Setting the stage, Riley helpfully explained via kino that Destiny’s stargate is much more primitive than the gates used in the Milky Way (or Pegasus), which is why each time Destiny drops out of FTL, it is only within range of a limited number of other stargates. Unlike the gates viewers are familiar with, the Destiny’s does not have the capability to dial any desired gate in the galaxy. That helped set the stage for the race to locate Lt. Scott, Sgt. Greer, Eli and Chloe before Destiny moved out of range. But then it was determined that the ship was leaving the galaxy – meaning no more gates at all for possibly a very long time.
T.J. is able to ignore Caine.
Far and away the best part of this week’s STARGATE UNIVERSE was that it focused on T.J., finally giving Alaina Huffman
a chance to show off her range. (The worst part was Dr. Caine’s alien worship, but the less said about that, the better.) I know with such a big cast that characters have to wait their turn, but I have been impatient for Tamara Johansen to take the spotlight.
Up until know, T.J. has been subsuming her personal desires for the good of the crew stranded aboard Destiny. She has been forlorn at missing her chance ‘gate back to Earth from the Icarus planet and attend medical school in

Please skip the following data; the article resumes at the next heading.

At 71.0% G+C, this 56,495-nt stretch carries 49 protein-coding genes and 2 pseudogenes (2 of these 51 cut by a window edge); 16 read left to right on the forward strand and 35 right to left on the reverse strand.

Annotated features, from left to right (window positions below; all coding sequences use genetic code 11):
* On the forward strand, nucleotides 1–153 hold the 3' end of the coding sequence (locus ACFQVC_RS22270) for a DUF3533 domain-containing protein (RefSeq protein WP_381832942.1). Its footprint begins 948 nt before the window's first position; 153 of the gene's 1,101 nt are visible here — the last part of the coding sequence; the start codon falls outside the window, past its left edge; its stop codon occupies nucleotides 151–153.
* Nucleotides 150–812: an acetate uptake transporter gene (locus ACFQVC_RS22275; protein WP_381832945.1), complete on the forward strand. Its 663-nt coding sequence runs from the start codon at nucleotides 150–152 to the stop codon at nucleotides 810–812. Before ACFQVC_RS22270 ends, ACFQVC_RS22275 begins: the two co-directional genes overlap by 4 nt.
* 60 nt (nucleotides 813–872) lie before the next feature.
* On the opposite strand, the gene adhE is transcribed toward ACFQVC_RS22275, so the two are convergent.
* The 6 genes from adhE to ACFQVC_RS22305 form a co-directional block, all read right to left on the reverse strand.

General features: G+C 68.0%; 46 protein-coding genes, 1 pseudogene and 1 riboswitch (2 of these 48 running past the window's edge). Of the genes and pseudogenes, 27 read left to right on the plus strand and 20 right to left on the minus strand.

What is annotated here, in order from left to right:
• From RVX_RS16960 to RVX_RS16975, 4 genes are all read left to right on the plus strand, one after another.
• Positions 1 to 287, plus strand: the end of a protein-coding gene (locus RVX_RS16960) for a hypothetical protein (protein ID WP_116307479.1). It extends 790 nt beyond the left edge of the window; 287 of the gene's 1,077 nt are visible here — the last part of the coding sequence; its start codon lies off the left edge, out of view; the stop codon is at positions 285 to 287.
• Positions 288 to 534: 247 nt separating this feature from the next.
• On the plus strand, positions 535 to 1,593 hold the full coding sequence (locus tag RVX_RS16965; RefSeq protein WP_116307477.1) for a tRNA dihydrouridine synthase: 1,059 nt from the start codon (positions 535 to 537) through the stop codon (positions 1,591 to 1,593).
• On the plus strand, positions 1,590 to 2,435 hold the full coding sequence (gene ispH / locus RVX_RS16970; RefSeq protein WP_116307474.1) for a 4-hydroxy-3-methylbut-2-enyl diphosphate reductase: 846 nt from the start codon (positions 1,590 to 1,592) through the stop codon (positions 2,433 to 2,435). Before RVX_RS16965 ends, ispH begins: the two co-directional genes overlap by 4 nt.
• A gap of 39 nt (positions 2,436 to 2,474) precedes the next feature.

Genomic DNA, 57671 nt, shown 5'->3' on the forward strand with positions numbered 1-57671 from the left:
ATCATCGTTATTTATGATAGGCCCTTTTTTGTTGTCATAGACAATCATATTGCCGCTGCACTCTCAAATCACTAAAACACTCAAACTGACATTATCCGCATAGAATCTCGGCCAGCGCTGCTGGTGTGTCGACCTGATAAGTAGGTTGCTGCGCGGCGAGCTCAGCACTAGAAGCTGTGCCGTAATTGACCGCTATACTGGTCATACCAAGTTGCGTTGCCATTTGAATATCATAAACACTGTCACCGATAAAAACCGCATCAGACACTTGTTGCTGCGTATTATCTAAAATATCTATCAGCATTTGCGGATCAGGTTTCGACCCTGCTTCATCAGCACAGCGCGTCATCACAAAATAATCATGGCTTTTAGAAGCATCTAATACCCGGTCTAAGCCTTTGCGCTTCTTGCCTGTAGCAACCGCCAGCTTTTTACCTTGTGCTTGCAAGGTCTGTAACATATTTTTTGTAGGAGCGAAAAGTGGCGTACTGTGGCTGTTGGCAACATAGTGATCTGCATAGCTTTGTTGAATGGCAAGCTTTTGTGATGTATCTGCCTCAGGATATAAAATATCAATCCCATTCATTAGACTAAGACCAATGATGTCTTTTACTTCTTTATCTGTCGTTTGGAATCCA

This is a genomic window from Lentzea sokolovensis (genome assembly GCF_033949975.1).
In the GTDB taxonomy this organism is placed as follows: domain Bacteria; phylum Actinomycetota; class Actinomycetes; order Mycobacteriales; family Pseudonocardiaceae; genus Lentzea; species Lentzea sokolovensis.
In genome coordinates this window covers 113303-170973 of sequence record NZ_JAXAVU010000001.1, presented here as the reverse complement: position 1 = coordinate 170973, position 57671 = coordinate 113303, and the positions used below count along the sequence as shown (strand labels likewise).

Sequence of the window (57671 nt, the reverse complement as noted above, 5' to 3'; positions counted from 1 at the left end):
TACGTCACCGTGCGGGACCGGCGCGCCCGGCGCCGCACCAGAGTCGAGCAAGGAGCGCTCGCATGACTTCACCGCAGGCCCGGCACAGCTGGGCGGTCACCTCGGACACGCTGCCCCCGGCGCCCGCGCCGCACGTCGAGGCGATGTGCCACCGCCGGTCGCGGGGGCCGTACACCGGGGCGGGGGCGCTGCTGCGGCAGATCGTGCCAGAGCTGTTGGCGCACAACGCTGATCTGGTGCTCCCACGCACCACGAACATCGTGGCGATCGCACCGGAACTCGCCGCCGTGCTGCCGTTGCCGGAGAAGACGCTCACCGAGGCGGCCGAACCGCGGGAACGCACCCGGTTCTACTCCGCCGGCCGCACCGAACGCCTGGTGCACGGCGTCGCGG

San Diego Seattle. As a paramedic, she is the only trained health professional on the Ancient ship, and has to perform duties above and beyond the call of duty. But every now and then, we catch a lost look in her eye, like she is dreaming of something that might have been. And then there are those lingering glances at Col. Young; the unspoken details of what passed between them.
“To put it bluntly, we’ve taken the ship.”
TJ, Camile and Chloe
With those civilized yet ominous words, STARGATE UNIVERSE’s Camile Wray basically declared war on the military contingent aboard Destiny, igniting a conflict that has been simmering since the first episode.